The community of French residents in Japan often uses a funny word to describe and make fun of the French people who “want to be more Japanese than the Japanese.” They use the word “tatamisé,” which could be translated as “tatamized” – from the Japanese word tatami.
As far as home furniture is concerned, I must admit I am guilty. I am entirely “tatamisée” in the strict sense of the word: my bedroom has tatami flooring. I fell in love with the tatami when I first came to Japan about 15 years ago as an exchange student. I was sharing a student apartment with another European girl. She had arrived earlier and had chosen to sleep in the room with wooden flooring, leaving me the tatami room. That is where I set foot on the famous rice straw mats for the first time and fell in love with them.
I moved to a new Tokyo apartment about two years ago. One of the criteria I was adamant about during my search was to have one room with wooden flooring and one room with tatami mat flooring. It was not so easy in the capital. Nowadays, Japanese-style rooms tend to disappear because the Japanese now prefer to sleep in a bed and live in Western-style rooms with wooden flooring. Why do I like tatami so much? First, because they feel fresh under the feet in summer and warm in winter. I also like how they smell (although when I talk with other foreign friends, the tatami smell seems to be a divisive topic). I appreciate them even more now that a tatami maker has taught me their many qualities regarding humidity and allergies.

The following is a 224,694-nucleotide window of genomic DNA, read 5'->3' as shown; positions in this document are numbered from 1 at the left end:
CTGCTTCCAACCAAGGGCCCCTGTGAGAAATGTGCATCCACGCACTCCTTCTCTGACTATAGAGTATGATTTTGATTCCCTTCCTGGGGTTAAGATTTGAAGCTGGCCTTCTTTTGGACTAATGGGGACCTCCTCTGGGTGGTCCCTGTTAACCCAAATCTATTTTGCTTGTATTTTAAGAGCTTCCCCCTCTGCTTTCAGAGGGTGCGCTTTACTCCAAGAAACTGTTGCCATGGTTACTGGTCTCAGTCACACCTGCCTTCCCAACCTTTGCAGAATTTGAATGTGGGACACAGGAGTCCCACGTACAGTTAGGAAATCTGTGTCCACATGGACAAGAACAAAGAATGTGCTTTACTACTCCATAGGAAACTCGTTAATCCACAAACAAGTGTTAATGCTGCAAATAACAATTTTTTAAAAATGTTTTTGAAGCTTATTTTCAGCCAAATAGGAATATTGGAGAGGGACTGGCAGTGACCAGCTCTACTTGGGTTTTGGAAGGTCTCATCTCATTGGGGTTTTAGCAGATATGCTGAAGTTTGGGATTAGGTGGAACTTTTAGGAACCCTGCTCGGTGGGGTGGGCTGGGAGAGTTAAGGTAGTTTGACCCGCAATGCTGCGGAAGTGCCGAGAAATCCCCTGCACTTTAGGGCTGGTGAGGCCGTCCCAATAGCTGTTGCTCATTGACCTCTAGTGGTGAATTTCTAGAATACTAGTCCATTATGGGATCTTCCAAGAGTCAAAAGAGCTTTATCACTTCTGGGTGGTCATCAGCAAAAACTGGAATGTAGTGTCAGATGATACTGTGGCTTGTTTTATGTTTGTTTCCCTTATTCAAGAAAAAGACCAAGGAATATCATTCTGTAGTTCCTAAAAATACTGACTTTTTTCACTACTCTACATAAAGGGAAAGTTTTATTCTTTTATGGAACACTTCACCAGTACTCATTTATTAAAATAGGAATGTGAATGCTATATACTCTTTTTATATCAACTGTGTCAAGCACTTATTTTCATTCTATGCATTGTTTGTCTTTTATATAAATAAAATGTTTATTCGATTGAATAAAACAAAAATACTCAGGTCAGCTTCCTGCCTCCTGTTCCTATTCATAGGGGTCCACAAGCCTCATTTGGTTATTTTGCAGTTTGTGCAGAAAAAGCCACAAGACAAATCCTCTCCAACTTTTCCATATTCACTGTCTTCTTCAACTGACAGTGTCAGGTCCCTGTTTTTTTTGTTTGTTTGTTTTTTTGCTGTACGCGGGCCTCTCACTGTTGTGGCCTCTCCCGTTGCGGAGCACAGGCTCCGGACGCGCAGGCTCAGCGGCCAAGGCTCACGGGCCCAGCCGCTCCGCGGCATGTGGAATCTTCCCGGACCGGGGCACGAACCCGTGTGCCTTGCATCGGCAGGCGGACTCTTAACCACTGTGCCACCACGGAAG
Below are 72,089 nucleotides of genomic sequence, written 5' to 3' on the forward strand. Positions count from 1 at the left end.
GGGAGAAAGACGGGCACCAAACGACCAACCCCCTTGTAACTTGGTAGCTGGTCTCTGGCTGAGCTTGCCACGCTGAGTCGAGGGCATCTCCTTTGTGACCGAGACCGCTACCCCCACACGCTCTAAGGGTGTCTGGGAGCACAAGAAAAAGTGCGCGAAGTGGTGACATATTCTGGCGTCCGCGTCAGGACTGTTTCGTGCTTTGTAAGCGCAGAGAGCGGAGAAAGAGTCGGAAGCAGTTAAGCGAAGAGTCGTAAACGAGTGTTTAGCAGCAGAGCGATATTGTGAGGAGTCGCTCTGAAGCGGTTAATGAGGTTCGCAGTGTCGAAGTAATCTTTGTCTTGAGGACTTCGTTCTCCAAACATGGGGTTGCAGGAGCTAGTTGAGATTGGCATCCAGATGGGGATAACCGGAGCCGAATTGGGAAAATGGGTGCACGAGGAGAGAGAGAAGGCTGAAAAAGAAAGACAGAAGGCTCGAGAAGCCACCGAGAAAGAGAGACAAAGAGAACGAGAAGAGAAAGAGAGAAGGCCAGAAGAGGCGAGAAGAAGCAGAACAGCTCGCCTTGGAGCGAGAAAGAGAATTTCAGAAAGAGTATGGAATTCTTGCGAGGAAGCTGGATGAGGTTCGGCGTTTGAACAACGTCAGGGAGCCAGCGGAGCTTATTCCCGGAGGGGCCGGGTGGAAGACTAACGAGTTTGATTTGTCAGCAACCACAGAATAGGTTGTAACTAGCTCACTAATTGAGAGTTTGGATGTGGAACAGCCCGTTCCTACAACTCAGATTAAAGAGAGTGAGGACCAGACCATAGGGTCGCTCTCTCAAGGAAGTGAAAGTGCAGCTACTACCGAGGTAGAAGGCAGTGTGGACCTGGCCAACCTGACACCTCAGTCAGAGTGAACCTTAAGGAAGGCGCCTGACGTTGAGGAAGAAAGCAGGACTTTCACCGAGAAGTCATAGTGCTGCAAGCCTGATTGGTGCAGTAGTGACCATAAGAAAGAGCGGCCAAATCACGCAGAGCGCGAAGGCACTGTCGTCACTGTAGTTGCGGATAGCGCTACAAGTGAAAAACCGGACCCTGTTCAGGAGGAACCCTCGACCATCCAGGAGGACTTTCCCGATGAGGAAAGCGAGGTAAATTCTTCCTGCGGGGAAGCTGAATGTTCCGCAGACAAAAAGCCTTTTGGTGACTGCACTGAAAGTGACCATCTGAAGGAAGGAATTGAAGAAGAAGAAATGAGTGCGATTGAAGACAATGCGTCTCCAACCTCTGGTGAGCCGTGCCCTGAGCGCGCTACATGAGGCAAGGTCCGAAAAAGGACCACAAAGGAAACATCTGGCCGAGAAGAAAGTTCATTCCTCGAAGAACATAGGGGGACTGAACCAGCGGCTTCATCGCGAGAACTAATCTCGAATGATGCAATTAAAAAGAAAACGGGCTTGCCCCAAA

Another reason for preferring tatami (and further proof of my “tatamization”) is that I sleep in a futon. In the West, a futon may have an image of being not very comfortable. However, modern Japanese home furniture shops provide specific mattresses to put under the futon itself. I find the result as comfortable as any regular bed mattress. For some reason, I have grown fond of sleeping close to the floor. However, I admire the inventiveness of Japanese beds that also make for great storage spaces. Apartments in big Japanese cities can be relatively small, and anything that can help save some extra space is good. A futon is suitable for that, too, since you are supposed to fold it neatly and, if possible, store it somewhere during the day.
The last traditional furniture item I have happily adopted is the kotatsu. A kotatsu is a kind of low table that doubles as a heater and on which you can put a sort of thick blanket (see this article’s main picture for reference). Compared to European houses, I find Japanese home insulation pretty bad. I miss the central heating (in Japan, it is the air conditioner that doubles as a heater in most cases). So for me, kotatsu is the most fabulous place on earth to be during the colder days. Once your legs and feet are under the warm table, you may never want to get out again.
Japanese friends are often surprised because my kotatsu is not in my tatami room, but my living room. I think it goes well with my sofa and other Western-style furniture. On top of that, many traditional items from different areas in Japan share space with the books on my shelves. Add to this folkcraft toys here and there and Kaku-san’s calligraphy, and I cannot hide my love for traditional Japanese stuff. In the end, I guess my home reflects outwards what I am trying to do inwards: conciliating the best of both cultures, the one I am from and the one I am living in now.